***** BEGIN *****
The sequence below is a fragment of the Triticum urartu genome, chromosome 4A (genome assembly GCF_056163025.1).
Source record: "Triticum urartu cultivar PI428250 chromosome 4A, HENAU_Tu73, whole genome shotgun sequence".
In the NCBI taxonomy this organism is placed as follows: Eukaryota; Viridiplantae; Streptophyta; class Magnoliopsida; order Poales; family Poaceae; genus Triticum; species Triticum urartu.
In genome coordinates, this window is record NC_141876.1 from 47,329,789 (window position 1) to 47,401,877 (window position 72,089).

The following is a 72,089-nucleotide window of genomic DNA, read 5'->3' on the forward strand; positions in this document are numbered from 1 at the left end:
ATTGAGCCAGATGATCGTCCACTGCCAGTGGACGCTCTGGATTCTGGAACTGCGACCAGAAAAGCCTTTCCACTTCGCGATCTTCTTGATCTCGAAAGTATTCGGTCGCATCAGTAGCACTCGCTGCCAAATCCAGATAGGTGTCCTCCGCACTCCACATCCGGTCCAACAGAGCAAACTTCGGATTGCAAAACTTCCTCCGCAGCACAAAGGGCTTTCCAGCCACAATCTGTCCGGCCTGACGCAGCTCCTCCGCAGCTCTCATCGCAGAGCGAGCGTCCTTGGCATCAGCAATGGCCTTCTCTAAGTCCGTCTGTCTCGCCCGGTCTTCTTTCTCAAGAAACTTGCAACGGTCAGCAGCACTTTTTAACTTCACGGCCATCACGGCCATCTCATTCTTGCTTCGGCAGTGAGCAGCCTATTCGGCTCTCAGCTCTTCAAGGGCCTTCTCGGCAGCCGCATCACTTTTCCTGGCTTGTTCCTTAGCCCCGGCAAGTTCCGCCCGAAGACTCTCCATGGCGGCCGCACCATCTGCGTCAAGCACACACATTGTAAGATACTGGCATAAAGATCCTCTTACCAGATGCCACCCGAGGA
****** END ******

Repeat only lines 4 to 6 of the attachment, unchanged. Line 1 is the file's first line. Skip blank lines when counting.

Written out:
In genome coordinates, this window is record NC_141876.1 from 47,329,789 (window position 1) to 47,401,877 (window position 72,089).

The following is a 72,089-nucleotide window of genomic DNA, read 5'->3' on the forward strand; positions in this document are numbered from 1 at the left end:
ATTGAGCCAGATGATCGTCCACTGCCAGTGGACGCTCTGGATTCTGGAACTGCGACCAGAAAAGCCTTTCCACTTCGCGATCTTCTTGATCTCGAAAGTATTCGGTCGCATCAGTAGCACTCGCTGCCAAATCCAGATAGGTGTCCTCCGCACTCCACATCCGGTCCAACAGAGCAAACTTCGGATTGCAAAACTTCCTCCGCAGCACAAAGGGCTTTCCAGCCACAATCTGTCCGGCCTGACGCAGCTCCTCCGCAGCTCTCATCGCAGAGCGAGCGTCCTTGGCATCAGCAATGGCCTTCTCTAAGTCCGTCTGTCTCGCCCGGTCTTCTTTCTCAAGAAACTTGCAACGGTCAGCAGCACTTTTTAACTTCACGGCCATCACGGCCATCTCATTCTTGCTTCGGCAGTGAGCAGCCTATTCGGCTCTCAGCTCTTCAAGGGCCTTCTCGGCAGCCGCATCACTTTTCCTGGCTTGTTCCTTAGCCCCGGCAAGTTCCGCCCGAAGACTCTCCATGGCGGCCGCACCATCTGCGTCAAGCACACACATTGTAAGATACTGGCATAAAGATCCTCTTACCAGATGCCACCCGAGGA